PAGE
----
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ST. LOUIS — A long-time chemical engineer in the oil industry and a senior energy columnist for Forbes says it’s time people know the truth about what’s behind soaring gas prices.   

People now feel lucky to find gas for under $4-a-gallon in St. Louis and they’re looking for someone to blame.  President Biden, Vladimir Putin, and oil industry leaders are the most often suspect culprits.   

A diesel fill-up at $4.89-a-gallon cost a driver more than $209 in Maryland Heights, Thursday. 

He said that was cheap compared to where he came from in Tennessee.

Our current fuel crisis has certainly been “fueled” by Russia’s invasion of Ukraine and the resulting U.S. ban on Russian oil imports, according to Rapier.   

However, it’s rooted in the Covid19 ‘stay home’ orders of 2020, he said.  

The oil industry crashed amid plummeting demand then with U.S. production falling from nearly 13 million barrels-a-day to 9.7 million, Rapier said.  Demand recovered, pump prices started climbing,  and oil companies started ramping up production months before President Biden took office.   

“When supply collapsed you had companies that went bankrupt.  You had people that left the oil industry permanently.  When demand started to recover it’s not like going back out and turning a knob and cranking production back up,” Rapier said.  

“Our drilling rigs have risen by 60% in the last year,” he continued. “So, oil companies are drilling.  Production is coming up but was still about 1.5 million barrels a day below the pre-Covid numbers.  That’s a major factor in causing oil prices to rise because demand has recovered.”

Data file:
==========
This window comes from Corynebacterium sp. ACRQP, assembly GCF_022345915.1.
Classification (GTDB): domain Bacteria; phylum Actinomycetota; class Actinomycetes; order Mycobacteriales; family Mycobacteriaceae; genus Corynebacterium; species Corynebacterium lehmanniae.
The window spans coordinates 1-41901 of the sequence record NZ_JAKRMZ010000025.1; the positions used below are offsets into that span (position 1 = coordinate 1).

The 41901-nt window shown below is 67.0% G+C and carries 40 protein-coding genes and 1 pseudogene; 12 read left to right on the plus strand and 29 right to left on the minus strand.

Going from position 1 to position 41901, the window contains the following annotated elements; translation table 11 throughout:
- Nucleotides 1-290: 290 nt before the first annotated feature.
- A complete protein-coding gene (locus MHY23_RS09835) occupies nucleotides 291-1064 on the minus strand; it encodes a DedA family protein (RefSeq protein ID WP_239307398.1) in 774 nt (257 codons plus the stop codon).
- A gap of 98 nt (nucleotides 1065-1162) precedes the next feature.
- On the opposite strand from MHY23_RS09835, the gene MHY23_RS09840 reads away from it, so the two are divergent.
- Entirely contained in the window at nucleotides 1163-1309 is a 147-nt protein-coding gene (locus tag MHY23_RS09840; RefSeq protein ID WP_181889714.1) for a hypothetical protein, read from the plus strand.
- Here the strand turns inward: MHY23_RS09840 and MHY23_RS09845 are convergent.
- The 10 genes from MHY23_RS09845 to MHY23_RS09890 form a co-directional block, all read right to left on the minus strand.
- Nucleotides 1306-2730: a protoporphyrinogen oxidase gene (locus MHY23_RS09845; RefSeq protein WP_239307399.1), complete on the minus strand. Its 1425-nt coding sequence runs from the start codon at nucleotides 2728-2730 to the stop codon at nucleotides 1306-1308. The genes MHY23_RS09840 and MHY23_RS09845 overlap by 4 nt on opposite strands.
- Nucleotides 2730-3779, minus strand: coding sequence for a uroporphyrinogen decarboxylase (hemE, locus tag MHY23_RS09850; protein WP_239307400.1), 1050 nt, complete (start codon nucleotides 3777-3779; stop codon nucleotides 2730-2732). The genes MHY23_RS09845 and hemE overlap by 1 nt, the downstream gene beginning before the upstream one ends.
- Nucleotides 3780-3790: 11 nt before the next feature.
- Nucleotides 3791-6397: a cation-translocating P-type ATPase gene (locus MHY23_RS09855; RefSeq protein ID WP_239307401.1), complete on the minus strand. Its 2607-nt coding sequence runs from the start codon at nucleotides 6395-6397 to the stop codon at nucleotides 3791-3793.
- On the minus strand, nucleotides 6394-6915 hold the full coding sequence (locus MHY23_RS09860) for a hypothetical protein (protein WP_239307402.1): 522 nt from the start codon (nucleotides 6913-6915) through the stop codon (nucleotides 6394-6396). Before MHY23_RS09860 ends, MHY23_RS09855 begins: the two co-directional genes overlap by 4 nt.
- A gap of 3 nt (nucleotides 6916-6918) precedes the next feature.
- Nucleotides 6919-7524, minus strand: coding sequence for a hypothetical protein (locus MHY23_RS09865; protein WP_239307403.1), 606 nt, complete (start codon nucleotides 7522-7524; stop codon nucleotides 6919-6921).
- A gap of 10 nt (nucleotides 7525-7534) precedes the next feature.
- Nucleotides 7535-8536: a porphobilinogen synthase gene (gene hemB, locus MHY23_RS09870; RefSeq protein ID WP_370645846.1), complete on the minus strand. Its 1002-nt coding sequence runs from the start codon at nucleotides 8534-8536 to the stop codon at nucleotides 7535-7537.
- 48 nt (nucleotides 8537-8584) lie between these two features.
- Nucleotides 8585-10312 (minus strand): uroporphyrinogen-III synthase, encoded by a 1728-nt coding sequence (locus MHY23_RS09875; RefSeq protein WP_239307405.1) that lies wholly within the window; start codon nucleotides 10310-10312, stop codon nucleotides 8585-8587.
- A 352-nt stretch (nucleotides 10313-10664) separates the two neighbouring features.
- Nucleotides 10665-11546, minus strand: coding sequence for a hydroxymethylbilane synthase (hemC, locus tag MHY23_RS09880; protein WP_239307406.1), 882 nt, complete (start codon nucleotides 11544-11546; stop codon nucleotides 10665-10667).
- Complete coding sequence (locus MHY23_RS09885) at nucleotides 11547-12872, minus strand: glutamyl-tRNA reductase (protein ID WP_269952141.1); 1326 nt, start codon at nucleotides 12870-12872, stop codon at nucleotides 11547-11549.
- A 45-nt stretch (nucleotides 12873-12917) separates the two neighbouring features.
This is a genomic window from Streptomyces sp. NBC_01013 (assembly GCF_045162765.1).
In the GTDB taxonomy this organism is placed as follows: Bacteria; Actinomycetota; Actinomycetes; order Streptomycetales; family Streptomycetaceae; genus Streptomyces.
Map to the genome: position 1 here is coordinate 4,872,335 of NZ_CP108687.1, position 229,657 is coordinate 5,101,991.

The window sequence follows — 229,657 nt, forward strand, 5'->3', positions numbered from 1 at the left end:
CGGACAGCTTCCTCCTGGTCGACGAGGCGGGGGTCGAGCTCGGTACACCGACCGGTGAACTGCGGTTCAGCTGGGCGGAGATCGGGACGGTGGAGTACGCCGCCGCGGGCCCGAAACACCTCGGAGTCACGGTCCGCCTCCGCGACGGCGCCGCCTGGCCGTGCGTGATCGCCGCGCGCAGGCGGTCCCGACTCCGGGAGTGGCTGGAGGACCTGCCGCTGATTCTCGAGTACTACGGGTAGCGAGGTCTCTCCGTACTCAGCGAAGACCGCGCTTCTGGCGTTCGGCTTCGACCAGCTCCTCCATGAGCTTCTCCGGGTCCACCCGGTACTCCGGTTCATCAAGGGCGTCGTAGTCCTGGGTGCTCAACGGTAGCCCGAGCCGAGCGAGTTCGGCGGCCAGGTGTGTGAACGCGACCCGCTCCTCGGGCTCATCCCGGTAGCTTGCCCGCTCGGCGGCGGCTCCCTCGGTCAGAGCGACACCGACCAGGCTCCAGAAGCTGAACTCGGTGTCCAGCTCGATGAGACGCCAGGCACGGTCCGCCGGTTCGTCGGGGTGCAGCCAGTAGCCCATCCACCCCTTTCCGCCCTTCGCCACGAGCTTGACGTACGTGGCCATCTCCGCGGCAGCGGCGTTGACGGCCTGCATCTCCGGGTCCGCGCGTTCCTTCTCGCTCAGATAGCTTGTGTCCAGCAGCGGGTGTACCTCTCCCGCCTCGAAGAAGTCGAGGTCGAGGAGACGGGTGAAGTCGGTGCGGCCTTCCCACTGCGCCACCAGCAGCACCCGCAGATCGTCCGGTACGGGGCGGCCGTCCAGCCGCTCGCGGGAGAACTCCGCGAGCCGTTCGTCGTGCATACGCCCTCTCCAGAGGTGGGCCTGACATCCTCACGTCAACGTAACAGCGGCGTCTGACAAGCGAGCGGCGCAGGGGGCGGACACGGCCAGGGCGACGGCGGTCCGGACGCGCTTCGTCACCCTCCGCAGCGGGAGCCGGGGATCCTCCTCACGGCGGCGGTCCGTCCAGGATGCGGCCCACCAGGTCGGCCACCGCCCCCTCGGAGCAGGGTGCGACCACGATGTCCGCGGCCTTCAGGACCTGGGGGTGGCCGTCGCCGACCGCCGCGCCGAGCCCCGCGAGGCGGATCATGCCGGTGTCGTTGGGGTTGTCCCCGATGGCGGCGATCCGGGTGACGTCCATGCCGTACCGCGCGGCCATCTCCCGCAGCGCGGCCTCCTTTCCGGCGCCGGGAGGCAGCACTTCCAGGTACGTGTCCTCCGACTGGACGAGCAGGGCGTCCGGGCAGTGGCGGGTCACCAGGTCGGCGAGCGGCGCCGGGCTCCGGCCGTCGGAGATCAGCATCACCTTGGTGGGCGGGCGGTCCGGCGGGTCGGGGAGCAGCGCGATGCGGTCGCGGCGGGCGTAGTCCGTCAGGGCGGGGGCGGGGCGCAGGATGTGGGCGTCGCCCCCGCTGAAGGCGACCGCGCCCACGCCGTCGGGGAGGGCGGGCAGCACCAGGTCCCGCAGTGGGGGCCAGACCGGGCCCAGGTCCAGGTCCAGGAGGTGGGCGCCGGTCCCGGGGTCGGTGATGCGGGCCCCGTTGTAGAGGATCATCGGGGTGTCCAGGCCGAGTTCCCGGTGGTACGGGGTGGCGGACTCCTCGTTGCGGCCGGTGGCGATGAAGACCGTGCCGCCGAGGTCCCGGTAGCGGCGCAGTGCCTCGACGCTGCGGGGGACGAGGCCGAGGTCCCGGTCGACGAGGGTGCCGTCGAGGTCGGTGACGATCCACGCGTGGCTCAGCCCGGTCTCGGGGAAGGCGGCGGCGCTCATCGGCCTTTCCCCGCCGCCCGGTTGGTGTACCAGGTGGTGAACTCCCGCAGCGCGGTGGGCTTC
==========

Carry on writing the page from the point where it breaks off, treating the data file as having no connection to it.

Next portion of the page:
Experts expect U.S. oil prices to end up closer to $75-$80 dollars a barrel, down from close to $130 this week.   

Moving forward with the Keystone pipeline, stalled by President Biden, could help with future crises, according to Rapier.  

“In the case of crisis like this that pipeline would have been there.  We would have had potentially another 830,000 barrels-a-day coming down that pipeline that could have been relied on in an emergency,” he said.   

Oil companies ride the highs and lows of the marketplace and are unlikely to base production projections on the current inflated prices.  He expects those prices to flatten out at $75-$80-a-barrel over the next year.   

A shift in tone from both the Biden administration and oil industry leaders could speed up the timetable for relief at the gas pumps, he said.   

“We’re in a crisis.  The administration needs to be talking to the oil companies about what can you do, how can we help, how can we work together to boost oil production,” Rapier said.   

If the market settles at $75-$80-a-barrel oil, gas prices should settle at closer to $3-a-gallon, instead of $4-$5.